Greg Northrup wasn't surprised when he heard he was going to Afghanistan.
After all, the former South Lake Tahoe resident was stationed at a Kentucky base with a high-deployment rate and aviation units like the one Northrup worked with were needed in the war zone.
"I had mentally prepared myself. I was a little nervous, a little excited, but not really too scared. My biggest fear was my wife and kids sitting here and not knowing what was going on," Northrup said.
Northrup, his wife, Christina, and their two daughters --now ages 2 and 5 - had been stationed in Fort Campbell, Ky. for six months when the family heard the news. Northrup would fly to a small base in Jalalabad, Afghanistan where he would serve as an avionic electronic system repair man for the OH 58 Delta Kiowa Warrior helicopter.
He arrived in the Middle East last September for a six-month tour that ended early Wednesday morning when he landed in Kentucky to be reunited with his family. After living through near weekly attacks and defending against suicide bombers in one of the largest terrorist attacks on a U.S. base of 2012, Northrup said the homecoming felt surreal.
"I still feel like I'm in shock," Northrup said Wednesday afternoon. "I feel like this is all not real. I've had so many dreams about coming home, I can't believe it actually happened."
Northrup joined the Army in 2010. He'd been holding down two jobs in South Lake Tahoe, and while the family made ends meet, Northrup said they weren't progressing. An aviation job in the military offered good benefits and a way forward, he said.
Northrup and his family arrived at Fort Campbell, Ky., in January 2012. By September, he'd packed his bags, said his farewells and taken off for Jalalabad.
The days settled into a routine once he arrived at the base. Northrup would spend 12 hours working on the Kiowa Warriors, two hours at the gym and eight to 10 hours sleeping --rest time often interrupted by incoming mortars.
The 3 1/2-mile base that housed about 4,500 people was pounded at least twice a month by Afghans firing bombs and rockets from the mountains and hoping they hit something. Most of the time they missed, Northrup said, but the fear was constant.
"You just hope you don't get hit. There's not much else you can do," he said.
One of the most severe attacks came two weeks into Northrup's stay when 14 rockets hit the base and damaged five of the Kiowa Warriors and five Black Hawks.
And on Dec. 2, more than a dozen Taliban suicide bombers armed with RPGs and assault rifles attempted to break into the base after exploding two vehicle-borne IEDs, or car bombs, at the gate. Within five minutes, Northrup said the American soldiers had two of the Kiowa Warriors off the ground and returning fire.
Throughout the fight, which lasted 2 1/2 hours, Northrup and the other U.S. servicemen rearmed the helicopters before the birds went back into the fray. It was the largest attack on the base since February 2012, and while the attackers and five Afghans were killed according to an Associated Press article, there were no American casualties.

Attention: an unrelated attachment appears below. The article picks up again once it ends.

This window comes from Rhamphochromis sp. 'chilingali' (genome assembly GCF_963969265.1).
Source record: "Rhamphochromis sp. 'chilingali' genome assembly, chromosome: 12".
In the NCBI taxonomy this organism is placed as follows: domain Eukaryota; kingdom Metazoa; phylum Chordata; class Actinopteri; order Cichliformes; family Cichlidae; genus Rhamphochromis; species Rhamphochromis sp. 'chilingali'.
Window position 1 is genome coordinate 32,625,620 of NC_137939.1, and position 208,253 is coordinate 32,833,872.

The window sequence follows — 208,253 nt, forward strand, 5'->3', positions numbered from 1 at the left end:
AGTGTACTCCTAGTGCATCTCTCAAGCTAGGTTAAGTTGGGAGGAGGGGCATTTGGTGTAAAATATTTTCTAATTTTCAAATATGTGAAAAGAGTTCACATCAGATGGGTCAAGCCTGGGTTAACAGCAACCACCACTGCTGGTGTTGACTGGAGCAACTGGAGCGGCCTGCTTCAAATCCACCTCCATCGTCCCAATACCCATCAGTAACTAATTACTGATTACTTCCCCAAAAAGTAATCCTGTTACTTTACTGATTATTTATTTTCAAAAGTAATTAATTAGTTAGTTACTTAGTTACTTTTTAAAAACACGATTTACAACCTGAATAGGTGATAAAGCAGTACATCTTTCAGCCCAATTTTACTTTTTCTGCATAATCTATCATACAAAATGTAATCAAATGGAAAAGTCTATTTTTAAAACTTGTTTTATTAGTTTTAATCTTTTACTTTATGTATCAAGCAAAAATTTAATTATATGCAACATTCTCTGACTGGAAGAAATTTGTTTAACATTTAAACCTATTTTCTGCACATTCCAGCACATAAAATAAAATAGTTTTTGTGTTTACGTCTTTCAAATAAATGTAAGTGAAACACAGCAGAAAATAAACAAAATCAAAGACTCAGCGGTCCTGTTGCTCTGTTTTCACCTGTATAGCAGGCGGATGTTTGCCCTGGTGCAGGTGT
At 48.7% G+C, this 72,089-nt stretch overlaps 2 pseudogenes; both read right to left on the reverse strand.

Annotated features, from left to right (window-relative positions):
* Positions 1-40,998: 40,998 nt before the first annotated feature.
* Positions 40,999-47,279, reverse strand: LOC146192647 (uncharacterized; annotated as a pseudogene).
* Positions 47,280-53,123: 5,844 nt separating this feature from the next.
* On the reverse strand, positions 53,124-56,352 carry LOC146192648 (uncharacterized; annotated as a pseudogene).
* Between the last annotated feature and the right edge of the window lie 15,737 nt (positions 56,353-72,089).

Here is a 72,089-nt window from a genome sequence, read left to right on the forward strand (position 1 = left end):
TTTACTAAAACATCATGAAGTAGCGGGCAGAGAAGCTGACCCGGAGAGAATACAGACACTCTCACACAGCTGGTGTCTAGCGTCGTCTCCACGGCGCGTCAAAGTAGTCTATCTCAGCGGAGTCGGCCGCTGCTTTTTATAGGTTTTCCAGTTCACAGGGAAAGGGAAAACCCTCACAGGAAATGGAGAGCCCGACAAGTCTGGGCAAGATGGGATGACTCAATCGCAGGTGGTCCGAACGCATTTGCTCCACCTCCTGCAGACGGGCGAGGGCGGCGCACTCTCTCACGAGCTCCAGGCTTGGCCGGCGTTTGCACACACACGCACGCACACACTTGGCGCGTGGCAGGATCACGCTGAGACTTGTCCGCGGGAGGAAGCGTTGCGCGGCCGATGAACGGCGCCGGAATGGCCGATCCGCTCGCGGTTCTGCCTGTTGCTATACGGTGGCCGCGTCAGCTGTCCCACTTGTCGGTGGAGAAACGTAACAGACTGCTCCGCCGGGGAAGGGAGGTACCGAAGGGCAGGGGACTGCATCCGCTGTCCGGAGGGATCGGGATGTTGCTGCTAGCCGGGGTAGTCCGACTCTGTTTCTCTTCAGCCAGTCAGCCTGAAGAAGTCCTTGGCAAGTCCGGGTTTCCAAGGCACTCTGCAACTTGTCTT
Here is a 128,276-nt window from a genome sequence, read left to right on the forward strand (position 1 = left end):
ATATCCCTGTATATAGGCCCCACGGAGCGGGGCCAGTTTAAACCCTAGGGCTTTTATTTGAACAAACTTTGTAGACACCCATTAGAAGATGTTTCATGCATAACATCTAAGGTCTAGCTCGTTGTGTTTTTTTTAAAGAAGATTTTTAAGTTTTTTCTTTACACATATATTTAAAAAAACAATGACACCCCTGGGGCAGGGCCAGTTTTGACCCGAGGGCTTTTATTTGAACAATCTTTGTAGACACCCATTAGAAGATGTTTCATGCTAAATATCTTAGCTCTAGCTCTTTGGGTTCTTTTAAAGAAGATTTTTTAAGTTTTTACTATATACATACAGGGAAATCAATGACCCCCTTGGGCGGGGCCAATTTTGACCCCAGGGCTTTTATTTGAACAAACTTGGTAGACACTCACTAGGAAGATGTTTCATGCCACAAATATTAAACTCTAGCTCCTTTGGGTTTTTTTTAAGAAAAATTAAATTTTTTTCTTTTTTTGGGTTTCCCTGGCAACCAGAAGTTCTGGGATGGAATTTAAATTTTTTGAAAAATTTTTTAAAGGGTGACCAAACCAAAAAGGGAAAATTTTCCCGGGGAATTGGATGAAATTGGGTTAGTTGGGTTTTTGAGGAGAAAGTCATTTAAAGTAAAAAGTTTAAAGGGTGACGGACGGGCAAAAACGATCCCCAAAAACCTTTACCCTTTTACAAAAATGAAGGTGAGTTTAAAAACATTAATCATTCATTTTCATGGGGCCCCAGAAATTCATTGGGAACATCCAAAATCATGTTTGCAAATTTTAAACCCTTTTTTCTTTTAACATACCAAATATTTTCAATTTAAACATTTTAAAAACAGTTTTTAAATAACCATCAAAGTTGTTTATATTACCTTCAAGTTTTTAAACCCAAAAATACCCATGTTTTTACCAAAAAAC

"It was pretty intense. I felt pretty good because I was one of the key parts in it," Northrup said.
When Christina Northrup saw the Dec. 2 attack on the television, she couldn't believe it. She spoke with her husband 12 hours after the bombing and could hear his shock over the phone.
"I cried. I was so scared. He was literally shaking --you could hear it in his voice. It was terrible not to be able to do anything," Christina Northrup said. "You just sit there and you're dumbfounded. You don't expect it."
It was hard enough to say goodbye to her husband in the first place, Northrup said. The couple didn't have any friends or family at the Kentucky base, making the separation all the more taxing. It was horrible experience, Northrup said. Shortly after hearing about the upcoming deployment, the pair started marriage counseling.
Near daily Skype communication helped shrink the divide, but unreliable Internet and opposite hours made even those conversations difficult and Northrup admits she doesn't know how she handled it.
"I got depressed and then the holidays kicked in. When the holidays came, I felt like I had this pressure to be happy for my girls. Then New Year's came and I was about halfway through and I said, 'I can do this,'" she said.
The separation wasn't any easier on Gregory Northrup's mother, Sandra Goggiano. Her advice for other families with a son or daughter in the Middle East? Hang in there.
"It was an experience for me, it changed me. I just skated through and I didn't do so well myself at times. It was all day by day," she said.
Greg Northrup disembarked from the plane Wednesday morning and bolted straight to his daughters' arms. Husband and wife could only stare at each other.
"It was pretty intense. I had butterflies, I couldn't speak. It seemed unreal, like it wasn't happening. Having him walking around the house when its been empty for so long, it's been really trippy," Christina Northrup said.
Greg Northrup will undergo about a week of reintegration sessions before starting training for his new position as a UAV - short for Unmanned Aerial Vehicle --operator. It's a good position since more civilian companies are offering top dollar to drone pilots, he said.
After training in Arizona, Northrup and his family plan to take a two-week vacation in South Lake Tahoe.
"It's going to be amazing. I can't wait to get some Rum Runners at the Beacon and just have a blast," he said.